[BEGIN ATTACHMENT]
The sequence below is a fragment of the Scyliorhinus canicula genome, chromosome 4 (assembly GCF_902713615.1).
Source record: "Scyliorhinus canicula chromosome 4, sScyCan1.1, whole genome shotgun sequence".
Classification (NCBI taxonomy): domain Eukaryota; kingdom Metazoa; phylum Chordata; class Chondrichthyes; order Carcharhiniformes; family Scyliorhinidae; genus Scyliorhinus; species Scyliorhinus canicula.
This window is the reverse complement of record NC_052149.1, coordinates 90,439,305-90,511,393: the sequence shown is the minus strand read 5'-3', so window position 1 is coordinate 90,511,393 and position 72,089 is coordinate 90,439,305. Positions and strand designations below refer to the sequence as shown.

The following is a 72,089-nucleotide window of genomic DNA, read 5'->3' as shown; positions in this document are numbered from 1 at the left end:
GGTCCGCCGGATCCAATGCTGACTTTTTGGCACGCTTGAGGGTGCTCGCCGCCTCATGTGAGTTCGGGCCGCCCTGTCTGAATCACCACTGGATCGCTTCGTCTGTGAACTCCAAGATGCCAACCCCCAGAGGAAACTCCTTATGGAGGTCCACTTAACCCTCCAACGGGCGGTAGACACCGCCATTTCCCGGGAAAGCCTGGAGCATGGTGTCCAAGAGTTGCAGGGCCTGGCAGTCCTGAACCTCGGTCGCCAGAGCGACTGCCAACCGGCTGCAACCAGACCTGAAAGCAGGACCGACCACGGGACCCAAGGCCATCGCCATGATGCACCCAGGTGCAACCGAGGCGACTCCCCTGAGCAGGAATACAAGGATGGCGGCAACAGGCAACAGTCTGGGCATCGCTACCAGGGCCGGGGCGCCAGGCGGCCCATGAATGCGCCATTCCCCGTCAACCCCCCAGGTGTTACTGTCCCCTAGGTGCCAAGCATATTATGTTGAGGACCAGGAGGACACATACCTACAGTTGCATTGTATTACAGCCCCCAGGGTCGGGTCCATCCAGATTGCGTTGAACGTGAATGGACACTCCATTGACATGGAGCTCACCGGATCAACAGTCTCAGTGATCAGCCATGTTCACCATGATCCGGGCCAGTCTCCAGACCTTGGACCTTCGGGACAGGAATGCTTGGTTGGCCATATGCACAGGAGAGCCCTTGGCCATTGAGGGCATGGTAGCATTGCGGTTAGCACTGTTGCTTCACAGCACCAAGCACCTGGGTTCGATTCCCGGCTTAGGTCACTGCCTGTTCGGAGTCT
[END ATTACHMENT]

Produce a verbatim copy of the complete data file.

The sequence below is a fragment of the Scyliorhinus canicula genome, chromosome 4 (assembly GCF_902713615.1).
Source record: "Scyliorhinus canicula chromosome 4, sScyCan1.1, whole genome shotgun sequence".
Classification (NCBI taxonomy): domain Eukaryota; kingdom Metazoa; phylum Chordata; class Chondrichthyes; order Carcharhiniformes; family Scyliorhinidae; genus Scyliorhinus; species Scyliorhinus canicula.
This window is the reverse complement of record NC_052149.1, coordinates 90,439,305-90,511,393: the sequence shown is the minus strand read 5'-3', so window position 1 is coordinate 90,511,393 and position 72,089 is coordinate 90,439,305. Positions and strand designations below refer to the sequence as shown.

The following is a 72,089-nucleotide window of genomic DNA, read 5'->3' as shown; positions in this document are numbered from 1 at the left end:
GGTCCGCCGGATCCAATGCTGACTTTTTGGCACGCTTGAGGGTGCTCGCCGCCTCATGTGAGTTCGGGCCGCCCTGTCTGAATCACCACTGGATCGCTTCGTCTGTGAACTCCAAGATGCCAACCCCCAGAGGAAACTCCTTATGGAGGTCCACTTAACCCTCCAACGGGCGGTAGACACCGCCATTTCCCGGGAAAGCCTGGAGCATGGTGTCCAAGAGTTGCAGGGCCTGGCAGTCCTGAACCTCGGTCGCCAGAGCGACTGCCAACCGGCTGCAACCAGACCTGAAAGCAGGACCGACCACGGGACCCAAGGCCATCGCCATGATGCACCCAGGTGCAACCGAGGCGACTCCCCTGAGCAGGAATACAAGGATGGCGGCAACAGGCAACAGTCTGGGCATCGCTACCAGGGCCGGGGCGCCAGGCGGCCCATGAATGCGCCATTCCCCGTCAACCCCCCAGGTGTTACTGTCCCCTAGGTGCCAAGCATATTATGTTGAGGACCAGGAGGACACATACCTACAGTTGCATTGTATTACAGCCCCCAGGGTCGGGTCCATCCAGATTGCGTTGAACGTGAATGGACACTCCATTGACATGGAGCTCACCGGATCAACAGTCTCAGTGATCAGCCATGTTCACCATGATCCGGGCCAGTCTCCAGACCTTGGACCTTCGGGACAGGAATGCTTGGTTGGCCATATGCACAGGAGAGCCCTTGGCCATTGAGGGCATGGTAGCATTGCGGTTAGCACTGTTGCTTCACAGCACCAAGCACCTGGGTTCGATTCCCGGCTTAGGTCACTGCCTGTTCGGAGTCT